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New "off the shelf" computer specifications - any good?

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Old   September 23, 2012, 03:54
Question New "off the shelf" computer specifications - any good?
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Hello. I am currently specifying new computer. I am looking at a mid-range machine for initially developing some simple models fast in ANSYS (14.0) and then developing some more interesting models, involving more complex 3D flow arrangements, in a few months.

I am limited to a machine that can be bought easily “off-the shelf”.
Thus far and looking at the ANSYS website I have found the HP Z820 workstation to be the most suitable machine.

And have selected the following technical specifications:

Operating system Windows® 7 Professional 64
Processor Intel® Xeon® Processor E5-2690, 2.9 GHz, 20 MB cache, 1600 MHz memory, Eight-core
Standard memory 64 GB 1600 MHz DDR3 ECC
Memory slots 16 DIMM
Internal drive (2) 2.5-inch SATA solid state drives: 300 GB, 1.8 TB max (configure for mirroring on RAID)
Optical drive SATA SuperMulti DVD+/-RW
Graphics AMD FirePro V7900 2GB GFX
Drive Bays Four 3.5"
Network interface 10/100/1000
Storage controller Two Integrated SATA 6.0 Gb/s; Four Integrated SATA 3.0 Gb/s; Integrated LSI SAS 2308 Controller; Eight LSI MegaRAID® 9260-8i SAS 6Gb/s ROC RAID Card and iBBU08 Battery Backup Unit

What do you guys think, what would you expect the main bottleneck(s) to be?

Cheers for your help and any suggestions,

Last edited by timk; September 27, 2012 at 04:03.
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Old   September 23, 2012, 19:31
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It's only worth buying if it's gonna be a dual cpu system (and even then a 2687W is faster, but both are not worth the money over the E5-2670).

However, if you're after a single CPU system then for 4x less money you should buy a i7-3930K desktop cpu. Yes, it has 2 cores less but it's ~500 USD compared to ~2000 USD Xeons, and it will be only slightly slower (or might not even be slower). You can make the i7-3930K work with unbuffered memory up to 2133 MHz (while most server motherboards create problems with anything faster than 1333/1600), and let's not forget that you can easily overclock it to 4.5 GHz - so even with "only" 6 cores, it might be faster than an 8 core Xeon (especially since RAM is a large bottleneck and i7 will work with much faster RAM).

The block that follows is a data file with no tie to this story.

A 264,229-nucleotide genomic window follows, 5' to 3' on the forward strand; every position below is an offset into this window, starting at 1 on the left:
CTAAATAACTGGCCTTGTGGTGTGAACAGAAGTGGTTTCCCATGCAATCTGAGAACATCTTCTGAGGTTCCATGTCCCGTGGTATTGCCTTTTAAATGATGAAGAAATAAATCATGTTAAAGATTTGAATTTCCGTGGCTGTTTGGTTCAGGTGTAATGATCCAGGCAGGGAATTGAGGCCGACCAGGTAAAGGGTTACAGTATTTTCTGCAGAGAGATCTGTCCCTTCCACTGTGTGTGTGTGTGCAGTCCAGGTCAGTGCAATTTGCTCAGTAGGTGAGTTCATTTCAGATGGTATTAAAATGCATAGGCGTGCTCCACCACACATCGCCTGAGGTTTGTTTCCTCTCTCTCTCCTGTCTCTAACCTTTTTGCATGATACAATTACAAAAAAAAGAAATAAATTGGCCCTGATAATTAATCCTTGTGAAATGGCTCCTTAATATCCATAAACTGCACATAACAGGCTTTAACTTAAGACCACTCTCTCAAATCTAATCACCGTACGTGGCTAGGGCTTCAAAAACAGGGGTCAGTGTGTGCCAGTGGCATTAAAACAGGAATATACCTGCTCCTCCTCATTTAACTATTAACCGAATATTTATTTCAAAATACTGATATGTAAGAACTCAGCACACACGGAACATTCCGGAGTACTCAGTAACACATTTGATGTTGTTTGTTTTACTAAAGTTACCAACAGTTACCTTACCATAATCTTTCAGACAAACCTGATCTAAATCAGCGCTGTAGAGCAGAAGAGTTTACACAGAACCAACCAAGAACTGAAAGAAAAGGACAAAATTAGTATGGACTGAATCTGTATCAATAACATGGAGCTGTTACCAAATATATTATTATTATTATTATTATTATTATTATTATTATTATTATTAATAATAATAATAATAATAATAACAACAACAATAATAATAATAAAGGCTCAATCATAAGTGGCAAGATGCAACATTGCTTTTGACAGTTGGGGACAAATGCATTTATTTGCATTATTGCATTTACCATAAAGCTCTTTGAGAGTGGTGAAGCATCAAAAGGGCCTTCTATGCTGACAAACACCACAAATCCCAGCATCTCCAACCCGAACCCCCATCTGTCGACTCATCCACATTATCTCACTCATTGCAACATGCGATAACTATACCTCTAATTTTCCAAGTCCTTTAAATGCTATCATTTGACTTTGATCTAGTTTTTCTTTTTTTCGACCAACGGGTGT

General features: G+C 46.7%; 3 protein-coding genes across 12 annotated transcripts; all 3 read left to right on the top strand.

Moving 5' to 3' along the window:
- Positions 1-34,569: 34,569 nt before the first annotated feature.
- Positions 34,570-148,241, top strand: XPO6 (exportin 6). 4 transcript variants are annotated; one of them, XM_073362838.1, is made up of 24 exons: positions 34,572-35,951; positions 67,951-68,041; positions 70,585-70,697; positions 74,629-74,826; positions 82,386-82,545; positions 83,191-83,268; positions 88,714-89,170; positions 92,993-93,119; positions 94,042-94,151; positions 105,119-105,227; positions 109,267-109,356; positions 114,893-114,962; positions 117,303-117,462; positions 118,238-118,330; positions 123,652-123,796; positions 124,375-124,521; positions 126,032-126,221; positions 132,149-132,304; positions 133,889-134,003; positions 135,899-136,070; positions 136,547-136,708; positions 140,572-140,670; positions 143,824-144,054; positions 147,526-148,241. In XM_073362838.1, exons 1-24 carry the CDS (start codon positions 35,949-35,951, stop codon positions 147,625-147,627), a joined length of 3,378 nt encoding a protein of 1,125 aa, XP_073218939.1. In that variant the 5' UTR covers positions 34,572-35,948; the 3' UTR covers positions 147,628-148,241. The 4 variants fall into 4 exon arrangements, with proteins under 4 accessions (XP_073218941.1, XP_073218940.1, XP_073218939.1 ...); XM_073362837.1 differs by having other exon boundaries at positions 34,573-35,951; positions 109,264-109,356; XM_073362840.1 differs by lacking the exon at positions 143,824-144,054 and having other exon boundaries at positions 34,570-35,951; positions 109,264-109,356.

If you are not willing to put together your own pc out of components (or even find them/make a list), I (or someone else) can do it for you and any shop will put the PC together and install Windows for you. There is literally no upside to buying from Dell/HP/etc. Their systems cost a lot more compared to what you can buy in components and generally underperform too.

Even if you decide to buy a dual cpu system, a better system can be put together from "gaming" hardware than can be offered by large companies.. Ask away if you'd like more information/options. It might help if you listed your available budget.
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Old   September 27, 2012, 03:57
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Hi Scipy,

Thanks for your response. I completely agree that buying off the self from Dell/HP etc is not at all cost effective. A much better (and cheaper) machine can be easily constructed from parts. But mine is not to reason why in this case.

I need to spec a more expensive “off-the-shelf" machine. approx 3K buget.

It is only the components that are easily avaliable with that machine that I can sadly select. Thanks.

Timk
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Old   September 30, 2012, 11:25
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If you are using cfx then you are wasting money on the 8 core, as your bottleneck will be memory bandwidth, not cpu.

What Hardware for CFX
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Old   October 8, 2012, 08:34
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Thanks evcelica - really useful link!
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